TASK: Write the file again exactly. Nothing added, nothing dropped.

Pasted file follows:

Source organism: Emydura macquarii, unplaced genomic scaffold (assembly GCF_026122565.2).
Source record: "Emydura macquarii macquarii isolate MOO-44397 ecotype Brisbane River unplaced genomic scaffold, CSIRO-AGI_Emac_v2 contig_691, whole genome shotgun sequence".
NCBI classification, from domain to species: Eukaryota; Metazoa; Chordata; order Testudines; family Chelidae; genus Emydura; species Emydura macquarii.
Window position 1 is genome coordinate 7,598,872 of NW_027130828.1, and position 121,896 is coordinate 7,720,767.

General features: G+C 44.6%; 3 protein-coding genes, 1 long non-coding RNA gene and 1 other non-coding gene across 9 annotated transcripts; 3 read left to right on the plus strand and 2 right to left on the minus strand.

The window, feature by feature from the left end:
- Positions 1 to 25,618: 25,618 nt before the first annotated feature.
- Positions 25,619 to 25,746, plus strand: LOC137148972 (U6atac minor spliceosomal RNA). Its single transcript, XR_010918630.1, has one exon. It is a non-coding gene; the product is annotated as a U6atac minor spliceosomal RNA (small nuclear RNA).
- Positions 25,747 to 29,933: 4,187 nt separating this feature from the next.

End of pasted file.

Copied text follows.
Source organism: Emydura macquarii, unplaced genomic scaffold (assembly GCF_026122565.2).
Source record: "Emydura macquarii macquarii isolate MOO-44397 ecotype Brisbane River unplaced genomic scaffold, CSIRO-AGI_Emac_v2 contig_691, whole genome shotgun sequence".
NCBI classification, from domain to species: Eukaryota; Metazoa; Chordata; order Testudines; family Chelidae; genus Emydura; species Emydura macquarii.
Window position 1 is genome coordinate 7,598,872 of NW_027130828.1, and position 121,896 is coordinate 7,720,767.

General features: G+C 44.6%; 3 protein-coding genes, 1 long non-coding RNA gene and 1 other non-coding gene across 9 annotated transcripts; 3 read left to right on the plus strand and 2 right to left on the minus strand.

The window, feature by feature from the left end:
- Positions 1 to 25,618: 25,618 nt before the first annotated feature.
- Positions 25,619 to 25,746, plus strand: LOC137148972 (U6atac minor spliceosomal RNA). Its single transcript, XR_010918630.1, has one exon. It is a non-coding gene; the product is annotated as a U6atac minor spliceosomal RNA (small nuclear RNA).
- Positions 25,747 to 29,933: 4,187 nt separating this feature from the next.